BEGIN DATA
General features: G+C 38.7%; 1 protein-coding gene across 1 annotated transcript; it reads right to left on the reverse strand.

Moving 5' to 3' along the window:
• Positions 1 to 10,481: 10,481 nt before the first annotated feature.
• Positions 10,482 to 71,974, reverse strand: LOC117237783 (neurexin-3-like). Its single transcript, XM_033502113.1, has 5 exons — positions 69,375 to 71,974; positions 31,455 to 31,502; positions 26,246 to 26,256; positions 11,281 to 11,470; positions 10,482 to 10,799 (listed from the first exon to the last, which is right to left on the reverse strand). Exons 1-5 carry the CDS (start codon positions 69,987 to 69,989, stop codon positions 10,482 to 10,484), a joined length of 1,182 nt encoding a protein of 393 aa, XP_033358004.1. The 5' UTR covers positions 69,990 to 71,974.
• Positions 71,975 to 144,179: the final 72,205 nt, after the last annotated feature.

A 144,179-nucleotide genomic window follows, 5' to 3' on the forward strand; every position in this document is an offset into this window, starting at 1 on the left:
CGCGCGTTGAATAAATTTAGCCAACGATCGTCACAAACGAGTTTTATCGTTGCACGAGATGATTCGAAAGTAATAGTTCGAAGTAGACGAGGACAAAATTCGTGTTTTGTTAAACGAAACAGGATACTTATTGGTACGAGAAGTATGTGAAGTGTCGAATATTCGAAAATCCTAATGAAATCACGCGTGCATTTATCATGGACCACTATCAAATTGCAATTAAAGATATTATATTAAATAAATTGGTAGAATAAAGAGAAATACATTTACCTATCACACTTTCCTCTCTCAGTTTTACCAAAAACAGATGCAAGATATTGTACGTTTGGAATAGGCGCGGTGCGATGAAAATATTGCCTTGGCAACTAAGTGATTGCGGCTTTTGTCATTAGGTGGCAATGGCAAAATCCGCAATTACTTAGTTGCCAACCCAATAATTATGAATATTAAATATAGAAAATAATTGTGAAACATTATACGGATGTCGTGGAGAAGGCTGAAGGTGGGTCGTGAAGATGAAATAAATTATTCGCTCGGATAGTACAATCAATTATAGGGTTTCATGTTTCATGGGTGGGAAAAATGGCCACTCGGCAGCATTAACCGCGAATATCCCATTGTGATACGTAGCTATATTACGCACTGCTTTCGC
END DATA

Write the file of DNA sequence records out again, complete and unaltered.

General features: G+C 38.7%; 1 protein-coding gene across 1 annotated transcript; it reads right to left on the reverse strand.

Moving 5' to 3' along the window:
• Positions 1 to 10,481: 10,481 nt before the first annotated feature.
• Positions 10,482 to 71,974, reverse strand: LOC117237783 (neurexin-3-like). Its single transcript, XM_033502113.1, has 5 exons — positions 69,375 to 71,974; positions 31,455 to 31,502; positions 26,246 to 26,256; positions 11,281 to 11,470; positions 10,482 to 10,799 (listed from the first exon to the last, which is right to left on the reverse strand). Exons 1-5 carry the CDS (start codon positions 69,987 to 69,989, stop codon positions 10,482 to 10,484), a joined length of 1,182 nt encoding a protein of 393 aa, XP_033358004.1. The 5' UTR covers positions 69,990 to 71,974.
• Positions 71,975 to 144,179: the final 72,205 nt, after the last annotated feature.

A 144,179-nucleotide genomic window follows, 5' to 3' on the forward strand; every position in this document is an offset into this window, starting at 1 on the left:
CGCGCGTTGAATAAATTTAGCCAACGATCGTCACAAACGAGTTTTATCGTTGCACGAGATGATTCGAAAGTAATAGTTCGAAGTAGACGAGGACAAAATTCGTGTTTTGTTAAACGAAACAGGATACTTATTGGTACGAGAAGTATGTGAAGTGTCGAATATTCGAAAATCCTAATGAAATCACGCGTGCATTTATCATGGACCACTATCAAATTGCAATTAAAGATATTATATTAAATAAATTGGTAGAATAAAGAGAAATACATTTACCTATCACACTTTCCTCTCTCAGTTTTACCAAAAACAGATGCAAGATATTGTACGTTTGGAATAGGCGCGGTGCGATGAAAATATTGCCTTGGCAACTAAGTGATTGCGGCTTTTGTCATTAGGTGGCAATGGCAAAATCCGCAATTACTTAGTTGCCAACCCAATAATTATGAATATTAAATATAGAAAATAATTGTGAAACATTATACGGATGTCGTGGAGAAGGCTGAAGGTGGGTCGTGAAGATGAAATAAATTATTCGCTCGGATAGTACAATCAATTATAGGGTTTCATGTTTCATGGGTGGGAAAAATGGCCACTCGGCAGCATTAACCGCGAATATCCCATTGTGATACGTAGCTATATTACGCACTGCTTTCGC